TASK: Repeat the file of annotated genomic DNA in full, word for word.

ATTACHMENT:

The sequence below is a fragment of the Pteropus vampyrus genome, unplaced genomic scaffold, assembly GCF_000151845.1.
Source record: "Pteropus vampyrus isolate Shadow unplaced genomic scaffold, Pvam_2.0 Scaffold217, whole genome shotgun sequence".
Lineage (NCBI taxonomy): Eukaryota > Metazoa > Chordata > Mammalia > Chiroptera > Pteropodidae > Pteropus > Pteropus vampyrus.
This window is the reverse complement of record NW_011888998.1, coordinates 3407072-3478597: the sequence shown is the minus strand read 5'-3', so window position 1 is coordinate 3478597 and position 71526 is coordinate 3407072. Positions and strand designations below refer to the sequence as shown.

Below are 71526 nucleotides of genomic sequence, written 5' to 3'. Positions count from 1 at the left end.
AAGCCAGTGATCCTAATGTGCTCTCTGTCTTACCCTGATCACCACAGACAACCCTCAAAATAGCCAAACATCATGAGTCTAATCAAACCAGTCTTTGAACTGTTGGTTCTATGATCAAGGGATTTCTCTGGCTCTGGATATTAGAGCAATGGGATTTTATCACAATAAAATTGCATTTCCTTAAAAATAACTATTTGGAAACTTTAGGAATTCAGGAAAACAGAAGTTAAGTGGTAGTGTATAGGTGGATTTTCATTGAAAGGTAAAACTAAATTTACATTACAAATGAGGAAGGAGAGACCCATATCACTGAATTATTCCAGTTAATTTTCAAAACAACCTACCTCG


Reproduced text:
The sequence below is a fragment of the Pteropus vampyrus genome, unplaced genomic scaffold, assembly GCF_000151845.1.
Source record: "Pteropus vampyrus isolate Shadow unplaced genomic scaffold, Pvam_2.0 Scaffold217, whole genome shotgun sequence".
Lineage (NCBI taxonomy): Eukaryota > Metazoa > Chordata > Mammalia > Chiroptera > Pteropodidae > Pteropus > Pteropus vampyrus.
This window is the reverse complement of record NW_011888998.1, coordinates 3407072-3478597: the sequence shown is the minus strand read 5'-3', so window position 1 is coordinate 3478597 and position 71526 is coordinate 3407072. Positions and strand designations below refer to the sequence as shown.

Below are 71526 nucleotides of genomic sequence, written 5' to 3'. Positions count from 1 at the left end.
AAGCCAGTGATCCTAATGTGCTCTCTGTCTTACCCTGATCACCACAGACAACCCTCAAAATAGCCAAACATCATGAGTCTAATCAAACCAGTCTTTGAACTGTTGGTTCTATGATCAAGGGATTTCTCTGGCTCTGGATATTAGAGCAATGGGATTTTATCACAATAAAATTGCATTTCCTTAAAAATAACTATTTGGAAACTTTAGGAATTCAGGAAAACAGAAGTTAAGTGGTAGTGTATAGGTGGATTTTCATTGAAAGGTAAAACTAAATTTACATTACAAATGAGGAAGGAGAGACCCATATCACTGAATTATTCCAGTTAATTTTCAAAACAACCTACCTCG